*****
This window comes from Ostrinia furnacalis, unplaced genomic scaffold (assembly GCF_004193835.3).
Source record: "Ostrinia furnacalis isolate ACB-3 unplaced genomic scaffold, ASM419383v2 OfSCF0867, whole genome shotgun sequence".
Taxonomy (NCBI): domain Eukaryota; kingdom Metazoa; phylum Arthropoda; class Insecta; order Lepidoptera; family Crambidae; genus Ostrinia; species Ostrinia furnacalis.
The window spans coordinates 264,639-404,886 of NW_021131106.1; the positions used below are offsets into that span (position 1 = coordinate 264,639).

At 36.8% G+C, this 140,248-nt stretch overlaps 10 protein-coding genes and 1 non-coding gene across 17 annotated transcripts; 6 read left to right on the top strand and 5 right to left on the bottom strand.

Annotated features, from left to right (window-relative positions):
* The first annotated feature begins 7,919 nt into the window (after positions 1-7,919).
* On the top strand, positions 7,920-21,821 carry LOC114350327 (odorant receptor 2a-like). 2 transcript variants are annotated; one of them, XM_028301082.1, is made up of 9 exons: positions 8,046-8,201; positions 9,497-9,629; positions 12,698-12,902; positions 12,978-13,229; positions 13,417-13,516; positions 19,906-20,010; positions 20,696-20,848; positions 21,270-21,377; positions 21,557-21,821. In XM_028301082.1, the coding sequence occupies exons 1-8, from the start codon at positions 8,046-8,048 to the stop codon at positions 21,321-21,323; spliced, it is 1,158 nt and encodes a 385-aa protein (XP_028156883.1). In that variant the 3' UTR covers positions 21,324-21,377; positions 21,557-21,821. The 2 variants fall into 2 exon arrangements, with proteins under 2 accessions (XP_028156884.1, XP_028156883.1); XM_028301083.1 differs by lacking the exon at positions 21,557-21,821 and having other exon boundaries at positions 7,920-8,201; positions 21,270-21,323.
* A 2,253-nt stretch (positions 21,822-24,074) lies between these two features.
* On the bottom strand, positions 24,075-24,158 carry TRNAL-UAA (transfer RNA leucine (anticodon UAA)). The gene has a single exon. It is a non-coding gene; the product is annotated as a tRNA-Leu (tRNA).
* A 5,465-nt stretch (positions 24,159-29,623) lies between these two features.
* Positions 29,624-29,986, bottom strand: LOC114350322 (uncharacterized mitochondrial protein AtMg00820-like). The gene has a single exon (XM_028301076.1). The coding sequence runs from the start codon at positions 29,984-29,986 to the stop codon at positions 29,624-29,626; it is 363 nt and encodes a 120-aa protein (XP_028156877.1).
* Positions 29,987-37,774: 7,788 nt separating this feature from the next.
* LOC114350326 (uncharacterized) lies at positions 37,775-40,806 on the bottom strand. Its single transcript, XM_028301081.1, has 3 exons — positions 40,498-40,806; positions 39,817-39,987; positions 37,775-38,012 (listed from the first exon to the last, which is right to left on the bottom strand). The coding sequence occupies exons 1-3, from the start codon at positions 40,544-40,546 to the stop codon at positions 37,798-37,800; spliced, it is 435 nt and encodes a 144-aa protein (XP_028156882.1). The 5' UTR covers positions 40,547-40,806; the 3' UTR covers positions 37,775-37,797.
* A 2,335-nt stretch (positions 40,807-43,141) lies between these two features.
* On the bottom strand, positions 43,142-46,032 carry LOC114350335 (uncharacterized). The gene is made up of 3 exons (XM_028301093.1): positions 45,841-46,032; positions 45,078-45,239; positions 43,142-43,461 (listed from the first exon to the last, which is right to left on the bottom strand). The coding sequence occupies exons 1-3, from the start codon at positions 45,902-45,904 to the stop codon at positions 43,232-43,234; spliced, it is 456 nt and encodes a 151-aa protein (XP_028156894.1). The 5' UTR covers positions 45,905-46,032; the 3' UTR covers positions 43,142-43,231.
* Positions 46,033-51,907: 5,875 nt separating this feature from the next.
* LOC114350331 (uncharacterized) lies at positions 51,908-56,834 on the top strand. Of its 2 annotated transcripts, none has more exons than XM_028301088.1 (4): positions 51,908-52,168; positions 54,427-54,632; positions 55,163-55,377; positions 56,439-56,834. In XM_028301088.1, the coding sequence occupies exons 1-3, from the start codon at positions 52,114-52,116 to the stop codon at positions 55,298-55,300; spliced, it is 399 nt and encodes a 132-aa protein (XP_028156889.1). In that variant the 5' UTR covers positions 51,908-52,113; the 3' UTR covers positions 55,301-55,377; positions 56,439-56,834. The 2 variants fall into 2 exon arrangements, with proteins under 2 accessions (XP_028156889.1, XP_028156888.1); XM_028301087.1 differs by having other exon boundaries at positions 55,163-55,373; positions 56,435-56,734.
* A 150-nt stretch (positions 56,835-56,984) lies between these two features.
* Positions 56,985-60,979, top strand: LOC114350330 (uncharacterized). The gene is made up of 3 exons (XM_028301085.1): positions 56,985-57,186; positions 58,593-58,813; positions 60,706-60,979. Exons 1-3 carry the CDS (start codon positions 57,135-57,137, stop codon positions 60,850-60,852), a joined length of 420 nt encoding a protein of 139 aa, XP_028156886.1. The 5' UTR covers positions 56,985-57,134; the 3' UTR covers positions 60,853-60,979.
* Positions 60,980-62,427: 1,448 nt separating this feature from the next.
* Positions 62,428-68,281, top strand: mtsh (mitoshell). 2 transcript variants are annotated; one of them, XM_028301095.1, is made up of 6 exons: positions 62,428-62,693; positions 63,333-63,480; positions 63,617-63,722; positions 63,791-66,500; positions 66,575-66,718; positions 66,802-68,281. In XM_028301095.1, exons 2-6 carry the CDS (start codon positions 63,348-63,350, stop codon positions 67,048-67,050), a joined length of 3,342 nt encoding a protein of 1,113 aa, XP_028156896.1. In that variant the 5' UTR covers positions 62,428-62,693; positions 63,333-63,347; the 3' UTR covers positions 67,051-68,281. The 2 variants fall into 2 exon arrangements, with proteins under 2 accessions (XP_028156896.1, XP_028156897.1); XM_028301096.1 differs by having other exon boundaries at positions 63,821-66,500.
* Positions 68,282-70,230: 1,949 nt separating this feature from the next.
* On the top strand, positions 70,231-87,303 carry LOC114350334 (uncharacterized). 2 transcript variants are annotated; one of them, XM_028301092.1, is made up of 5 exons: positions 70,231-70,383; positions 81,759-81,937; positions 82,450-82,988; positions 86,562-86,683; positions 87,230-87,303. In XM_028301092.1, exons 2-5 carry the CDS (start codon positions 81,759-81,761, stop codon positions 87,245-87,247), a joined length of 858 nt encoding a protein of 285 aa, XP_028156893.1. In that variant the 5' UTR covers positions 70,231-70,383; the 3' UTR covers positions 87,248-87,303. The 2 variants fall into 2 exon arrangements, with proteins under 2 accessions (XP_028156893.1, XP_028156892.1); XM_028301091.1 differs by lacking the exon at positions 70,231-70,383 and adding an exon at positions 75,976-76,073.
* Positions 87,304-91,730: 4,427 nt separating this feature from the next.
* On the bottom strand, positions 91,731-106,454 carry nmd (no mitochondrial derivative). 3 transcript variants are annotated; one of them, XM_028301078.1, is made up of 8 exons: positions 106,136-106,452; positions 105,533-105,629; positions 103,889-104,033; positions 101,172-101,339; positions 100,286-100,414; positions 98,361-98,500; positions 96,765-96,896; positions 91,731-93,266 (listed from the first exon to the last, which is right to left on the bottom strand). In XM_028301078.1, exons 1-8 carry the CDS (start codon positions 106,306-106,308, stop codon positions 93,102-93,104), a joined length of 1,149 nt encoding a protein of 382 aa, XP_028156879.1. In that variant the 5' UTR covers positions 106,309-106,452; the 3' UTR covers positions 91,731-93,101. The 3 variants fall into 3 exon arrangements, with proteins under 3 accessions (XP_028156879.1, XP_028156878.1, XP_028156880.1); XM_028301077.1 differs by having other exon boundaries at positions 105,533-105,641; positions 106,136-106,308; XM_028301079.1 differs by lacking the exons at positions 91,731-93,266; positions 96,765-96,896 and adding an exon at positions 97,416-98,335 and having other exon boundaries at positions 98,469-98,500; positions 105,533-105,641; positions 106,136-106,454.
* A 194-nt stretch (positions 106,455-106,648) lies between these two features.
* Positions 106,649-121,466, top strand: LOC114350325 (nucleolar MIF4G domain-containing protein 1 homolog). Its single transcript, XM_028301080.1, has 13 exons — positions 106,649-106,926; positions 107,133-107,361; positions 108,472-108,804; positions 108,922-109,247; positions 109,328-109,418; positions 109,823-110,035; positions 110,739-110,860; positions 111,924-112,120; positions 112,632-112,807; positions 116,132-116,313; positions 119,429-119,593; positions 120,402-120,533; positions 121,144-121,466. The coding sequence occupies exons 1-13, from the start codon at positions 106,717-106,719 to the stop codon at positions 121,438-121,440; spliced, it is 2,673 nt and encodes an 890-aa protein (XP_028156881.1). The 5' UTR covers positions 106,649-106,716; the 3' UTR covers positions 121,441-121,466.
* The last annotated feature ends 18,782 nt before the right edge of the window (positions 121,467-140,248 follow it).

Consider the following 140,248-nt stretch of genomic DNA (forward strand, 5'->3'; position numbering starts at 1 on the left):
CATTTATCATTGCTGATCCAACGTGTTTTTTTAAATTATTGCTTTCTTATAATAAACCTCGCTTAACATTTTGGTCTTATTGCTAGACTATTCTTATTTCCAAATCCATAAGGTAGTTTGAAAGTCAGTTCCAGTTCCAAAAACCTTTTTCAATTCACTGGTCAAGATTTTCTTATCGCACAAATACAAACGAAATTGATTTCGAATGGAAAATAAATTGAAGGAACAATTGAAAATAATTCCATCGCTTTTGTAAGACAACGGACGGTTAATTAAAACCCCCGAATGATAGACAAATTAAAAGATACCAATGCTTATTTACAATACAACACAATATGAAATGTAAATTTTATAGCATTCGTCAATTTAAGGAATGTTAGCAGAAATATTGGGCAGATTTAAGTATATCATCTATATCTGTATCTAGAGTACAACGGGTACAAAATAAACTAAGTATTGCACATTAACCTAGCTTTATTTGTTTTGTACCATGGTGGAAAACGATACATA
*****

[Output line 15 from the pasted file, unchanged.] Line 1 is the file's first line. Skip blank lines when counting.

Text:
* A 2,335-nt stretch (positions 40,807-43,141) lies between these two features.